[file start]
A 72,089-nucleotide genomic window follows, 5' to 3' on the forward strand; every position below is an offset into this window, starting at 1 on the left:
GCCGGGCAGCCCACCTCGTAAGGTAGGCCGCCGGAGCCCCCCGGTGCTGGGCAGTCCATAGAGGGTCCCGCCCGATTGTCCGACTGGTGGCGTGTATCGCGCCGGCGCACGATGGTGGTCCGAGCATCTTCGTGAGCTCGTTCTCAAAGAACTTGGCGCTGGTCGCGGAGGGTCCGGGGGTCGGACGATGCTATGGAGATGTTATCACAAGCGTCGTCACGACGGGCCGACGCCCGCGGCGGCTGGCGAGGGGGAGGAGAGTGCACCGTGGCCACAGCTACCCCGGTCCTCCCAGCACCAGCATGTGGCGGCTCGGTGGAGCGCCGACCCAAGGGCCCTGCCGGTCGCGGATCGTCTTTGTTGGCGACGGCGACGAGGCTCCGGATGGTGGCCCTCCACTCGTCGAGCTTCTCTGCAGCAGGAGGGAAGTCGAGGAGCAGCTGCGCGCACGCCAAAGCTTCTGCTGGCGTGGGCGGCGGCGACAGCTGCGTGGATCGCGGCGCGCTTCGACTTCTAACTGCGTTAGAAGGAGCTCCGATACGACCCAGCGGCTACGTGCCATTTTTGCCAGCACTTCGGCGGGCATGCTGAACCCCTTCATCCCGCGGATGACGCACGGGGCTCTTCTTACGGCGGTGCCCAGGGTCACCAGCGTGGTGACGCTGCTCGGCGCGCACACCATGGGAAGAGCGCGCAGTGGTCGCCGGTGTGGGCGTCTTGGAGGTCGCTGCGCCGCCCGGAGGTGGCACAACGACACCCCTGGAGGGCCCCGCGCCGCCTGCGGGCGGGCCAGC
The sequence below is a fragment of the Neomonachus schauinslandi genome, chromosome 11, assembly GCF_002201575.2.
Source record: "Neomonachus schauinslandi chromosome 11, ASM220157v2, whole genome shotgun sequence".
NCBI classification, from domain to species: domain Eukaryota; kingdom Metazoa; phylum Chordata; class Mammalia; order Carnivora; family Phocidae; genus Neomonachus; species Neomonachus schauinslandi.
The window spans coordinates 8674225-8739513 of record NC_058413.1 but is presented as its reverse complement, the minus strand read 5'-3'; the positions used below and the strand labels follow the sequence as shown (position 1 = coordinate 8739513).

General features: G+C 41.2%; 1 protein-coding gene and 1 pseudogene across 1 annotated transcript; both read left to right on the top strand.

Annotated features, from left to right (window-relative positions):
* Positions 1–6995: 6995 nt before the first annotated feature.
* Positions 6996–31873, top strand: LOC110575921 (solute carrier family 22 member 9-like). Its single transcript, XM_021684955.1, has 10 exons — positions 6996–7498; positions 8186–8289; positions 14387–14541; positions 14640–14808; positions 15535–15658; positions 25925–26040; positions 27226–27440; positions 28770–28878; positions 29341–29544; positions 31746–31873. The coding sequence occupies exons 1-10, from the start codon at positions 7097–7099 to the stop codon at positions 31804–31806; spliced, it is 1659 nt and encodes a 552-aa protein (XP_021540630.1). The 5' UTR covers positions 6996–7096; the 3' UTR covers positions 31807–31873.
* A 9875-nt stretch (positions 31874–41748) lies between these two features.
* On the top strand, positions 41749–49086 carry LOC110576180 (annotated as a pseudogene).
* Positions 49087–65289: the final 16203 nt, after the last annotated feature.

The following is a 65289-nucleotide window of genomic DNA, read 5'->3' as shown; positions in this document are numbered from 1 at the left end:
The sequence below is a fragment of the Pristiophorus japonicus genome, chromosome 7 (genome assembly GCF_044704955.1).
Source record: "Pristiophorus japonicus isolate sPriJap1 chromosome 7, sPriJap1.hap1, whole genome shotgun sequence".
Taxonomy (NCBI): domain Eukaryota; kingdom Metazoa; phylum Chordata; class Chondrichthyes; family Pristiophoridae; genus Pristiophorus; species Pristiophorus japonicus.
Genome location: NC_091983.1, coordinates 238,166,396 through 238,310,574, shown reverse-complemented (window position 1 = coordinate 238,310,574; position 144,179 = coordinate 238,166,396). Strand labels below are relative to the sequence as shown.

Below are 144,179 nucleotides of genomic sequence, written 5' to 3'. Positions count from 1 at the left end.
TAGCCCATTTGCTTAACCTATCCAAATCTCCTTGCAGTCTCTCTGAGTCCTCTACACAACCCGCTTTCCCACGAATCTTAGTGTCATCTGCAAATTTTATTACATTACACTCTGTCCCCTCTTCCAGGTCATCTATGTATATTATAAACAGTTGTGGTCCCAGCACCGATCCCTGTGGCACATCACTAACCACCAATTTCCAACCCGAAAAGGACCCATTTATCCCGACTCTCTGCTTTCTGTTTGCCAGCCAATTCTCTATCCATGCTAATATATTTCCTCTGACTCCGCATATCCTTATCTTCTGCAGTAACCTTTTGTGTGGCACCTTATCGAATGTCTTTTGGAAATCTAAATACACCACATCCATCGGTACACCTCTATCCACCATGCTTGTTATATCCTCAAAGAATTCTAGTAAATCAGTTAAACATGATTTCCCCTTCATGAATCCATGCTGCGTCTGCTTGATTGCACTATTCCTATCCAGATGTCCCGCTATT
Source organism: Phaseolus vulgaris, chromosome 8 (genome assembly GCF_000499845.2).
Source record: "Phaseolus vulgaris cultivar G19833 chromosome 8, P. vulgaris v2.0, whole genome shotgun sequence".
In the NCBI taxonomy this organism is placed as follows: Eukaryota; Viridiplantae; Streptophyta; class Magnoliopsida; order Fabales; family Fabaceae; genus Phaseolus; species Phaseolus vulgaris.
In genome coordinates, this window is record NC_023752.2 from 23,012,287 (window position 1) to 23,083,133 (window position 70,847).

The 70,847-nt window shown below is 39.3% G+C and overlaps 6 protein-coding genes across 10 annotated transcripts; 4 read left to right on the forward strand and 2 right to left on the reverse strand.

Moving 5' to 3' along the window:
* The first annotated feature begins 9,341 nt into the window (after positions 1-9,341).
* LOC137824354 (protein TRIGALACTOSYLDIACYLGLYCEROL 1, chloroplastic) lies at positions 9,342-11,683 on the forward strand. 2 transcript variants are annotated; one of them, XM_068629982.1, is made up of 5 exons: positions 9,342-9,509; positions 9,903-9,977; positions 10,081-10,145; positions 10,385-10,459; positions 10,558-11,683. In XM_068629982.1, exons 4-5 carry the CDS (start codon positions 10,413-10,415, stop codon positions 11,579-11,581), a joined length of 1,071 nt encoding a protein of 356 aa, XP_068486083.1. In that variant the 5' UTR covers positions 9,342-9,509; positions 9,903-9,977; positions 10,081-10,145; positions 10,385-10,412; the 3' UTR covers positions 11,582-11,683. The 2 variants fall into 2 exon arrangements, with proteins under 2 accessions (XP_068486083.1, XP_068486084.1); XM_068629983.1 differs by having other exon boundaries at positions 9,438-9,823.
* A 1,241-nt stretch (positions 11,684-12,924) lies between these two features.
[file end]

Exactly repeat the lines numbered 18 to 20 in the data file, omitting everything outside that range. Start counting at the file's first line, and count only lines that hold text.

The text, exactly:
Genome location: NC_091983.1, coordinates 238,166,396 through 238,310,574, shown reverse-complemented (window position 1 = coordinate 238,310,574; position 144,179 = coordinate 238,166,396). Strand labels below are relative to the sequence as shown.

Below are 144,179 nucleotides of genomic sequence, written 5' to 3'. Positions count from 1 at the left end.
TAGCCCATTTGCTTAACCTATCCAAATCTCCTTGCAGTCTCTCTGAGTCCTCTACACAACCCGCTTTCCCACGAATCTTAGTGTCATCTGCAAATTTTATTACATTACACTCTGTCCCCTCTTCCAGGTCATCTATGTATATTATAAACAGTTGTGGTCCCAGCACCGATCCCTGTGGCACATCACTAACCACCAATTTCCAACCCGAAAAGGACCCATTTATCCCGACTCTCTGCTTTCTGTTTGCCAGCCAATTCTCTATCCATGCTAATATATTTCCTCTGACTCCGCATATCCTTATCTTCTGCAGTAACCTTTTGTGTGGCACCTTATCGAATGTCTTTTGGAAATCTAAATACACCACATCCATCGGTACACCTCTATCCACCATGCTTGTTATATCCTCAAAGAATTCTAGTAAATCAGTTAAACATGATTTCCCCTTCATGAATCCATGCTGCGTCTGCTTGATTGCACTATTCCTATCCAGATGTCCCGCTATT